One Year On: H&M & Water Stewardship
By Julia Bakutis 13 May, 2014
H&M's Julia Bakutis updates us on what they have done & what challenges lie ahead for H&M as a water steward
About a year ago, H&M introduced to China Water Risk readers why water is so important to its value chain and what H&M planned to do in China to mitigate and minimize this risk. If you haven’t read it, check out the article here.
One year into H&M’s partnership with WWF for water stewardship, where are we?
Water awareness training
“Basic water awareness training has been rolled out for all 116,000 H&M employees worldwide”
H&M benefits from committed leadership on sustainability and on water in particular. Basic water awareness training has been rolled out for all 116,000 H&M employees worldwide, and all 800 staff in the buying and design departments have received training on sustainable raw material choices.
H&M and WWF have dedicated resources to work together to implement a strong international partnership between the two organizations with clear goals on water stewardship and leadership.
Both organisations have strong local teams in China working to implement a Yangtze Basin engagement plan to improve water quality and allocation of water resources.
“By 2015, all 500 supplier factories with wet processes will have annual water targets…”
In addition, H&M has many strong and long-term relationships with suppliers in China. We will benefit from this strength when implementing improved water management processes in H&M suppliers with wet processes. By 2015, all 500 supplier factories with wet processes will have annual water targets, improved water use measurements, improved chemical management, reduced water use and an increased water recycling rate.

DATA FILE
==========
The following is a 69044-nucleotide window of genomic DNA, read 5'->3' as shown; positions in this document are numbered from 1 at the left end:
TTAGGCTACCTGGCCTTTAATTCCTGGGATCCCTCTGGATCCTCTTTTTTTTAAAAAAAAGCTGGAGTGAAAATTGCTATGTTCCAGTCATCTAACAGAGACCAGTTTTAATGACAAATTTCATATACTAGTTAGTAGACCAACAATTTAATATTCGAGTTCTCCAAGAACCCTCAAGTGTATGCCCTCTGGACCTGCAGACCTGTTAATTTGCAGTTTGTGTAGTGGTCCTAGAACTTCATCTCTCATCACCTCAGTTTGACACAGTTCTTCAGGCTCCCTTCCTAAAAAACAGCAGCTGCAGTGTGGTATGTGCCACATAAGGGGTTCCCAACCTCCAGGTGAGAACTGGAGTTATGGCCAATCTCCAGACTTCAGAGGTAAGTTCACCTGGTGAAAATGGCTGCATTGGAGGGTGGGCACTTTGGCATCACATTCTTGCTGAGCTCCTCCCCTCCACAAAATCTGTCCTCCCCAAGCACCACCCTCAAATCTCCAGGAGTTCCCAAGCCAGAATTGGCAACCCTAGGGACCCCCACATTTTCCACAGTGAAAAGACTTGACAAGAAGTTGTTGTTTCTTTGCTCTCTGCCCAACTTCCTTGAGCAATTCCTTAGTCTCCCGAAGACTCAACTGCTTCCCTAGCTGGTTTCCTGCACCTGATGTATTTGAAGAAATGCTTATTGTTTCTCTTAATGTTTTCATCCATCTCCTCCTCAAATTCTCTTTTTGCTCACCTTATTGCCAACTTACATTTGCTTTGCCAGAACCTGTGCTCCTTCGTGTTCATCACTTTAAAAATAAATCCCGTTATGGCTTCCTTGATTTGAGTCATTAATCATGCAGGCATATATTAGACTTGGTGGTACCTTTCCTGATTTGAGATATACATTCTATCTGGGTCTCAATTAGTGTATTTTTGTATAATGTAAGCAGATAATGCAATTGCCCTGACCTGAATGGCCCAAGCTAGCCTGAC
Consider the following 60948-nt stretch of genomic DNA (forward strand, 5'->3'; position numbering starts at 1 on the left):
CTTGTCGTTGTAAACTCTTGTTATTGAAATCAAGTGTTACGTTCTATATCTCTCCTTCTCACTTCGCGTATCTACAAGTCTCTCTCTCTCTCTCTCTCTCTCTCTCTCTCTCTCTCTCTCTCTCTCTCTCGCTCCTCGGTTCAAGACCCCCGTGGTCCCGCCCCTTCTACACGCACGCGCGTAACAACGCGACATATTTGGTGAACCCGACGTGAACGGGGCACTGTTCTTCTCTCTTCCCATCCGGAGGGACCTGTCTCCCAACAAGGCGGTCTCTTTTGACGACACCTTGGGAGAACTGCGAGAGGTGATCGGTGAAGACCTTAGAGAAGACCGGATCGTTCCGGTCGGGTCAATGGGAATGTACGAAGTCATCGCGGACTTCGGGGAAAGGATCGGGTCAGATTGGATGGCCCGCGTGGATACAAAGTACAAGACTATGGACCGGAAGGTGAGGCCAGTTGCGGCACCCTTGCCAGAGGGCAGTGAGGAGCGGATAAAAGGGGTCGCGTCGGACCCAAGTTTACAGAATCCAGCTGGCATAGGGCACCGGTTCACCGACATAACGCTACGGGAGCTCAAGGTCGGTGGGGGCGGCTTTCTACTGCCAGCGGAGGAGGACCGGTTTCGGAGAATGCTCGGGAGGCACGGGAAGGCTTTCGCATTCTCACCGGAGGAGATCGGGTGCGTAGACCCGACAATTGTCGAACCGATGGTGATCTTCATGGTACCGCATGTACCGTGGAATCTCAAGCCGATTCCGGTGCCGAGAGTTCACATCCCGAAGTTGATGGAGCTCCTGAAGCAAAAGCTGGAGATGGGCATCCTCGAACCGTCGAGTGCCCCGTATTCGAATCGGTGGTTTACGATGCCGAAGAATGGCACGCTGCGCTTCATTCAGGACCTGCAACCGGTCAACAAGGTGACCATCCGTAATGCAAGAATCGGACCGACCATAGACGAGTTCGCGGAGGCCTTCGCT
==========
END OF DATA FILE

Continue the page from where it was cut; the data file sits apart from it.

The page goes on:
A shared responsibility
“As H&M doesn’t own any factories …means that we must build trust and a shared vision with our partners”
Water as a shared resource is also a shared responsibility. As H&M doesn’t own any factories the company therefore supports its supply chain partners to take ownership and improve the use of water in their operations. We provide training and capacity building to support our partners in this work, but ultimately the responsibility for better water stewardship rests in the hands of H&M suppliers.
We strongly believe that this is the most sustainable approach to water management, but it means that we first must build trust and a shared vision with our partners.
“In China there is a strong government incentive to act on environmental issues.”
In China there is a strong government incentive to act on environmental issues. H&M and WWF have a great opportunity to capitalize on this moment and work with the government to encourage better policies and industry practices.
Fabric mills have big impacts on water because their processes are traditionally water and chemical intense. H&M does not have a direct business relationship with the fabric mills that our suppliers source from, but the. We have now started to audit selected mills, allowing H&M to have a better understanding of our water risk in China. With this knowledge, we are better able to support improvements in cleaner production.
A collective approach
H&M has set its sight on becoming the fashion industry’s leading water steward. But reducing negative water impacts is not something a single company or organisation can solve, but with a collective approach we can achieve a lot. It can promote better practices not just in our own supply chain, but also throughout the whole industry. With our new water strategy, we hope to inspire others to take the same approach and be part of the solution.
More about H&M’s water strategy here.
To learn more, visit: hm.com/water
This article has been updated since it was published.
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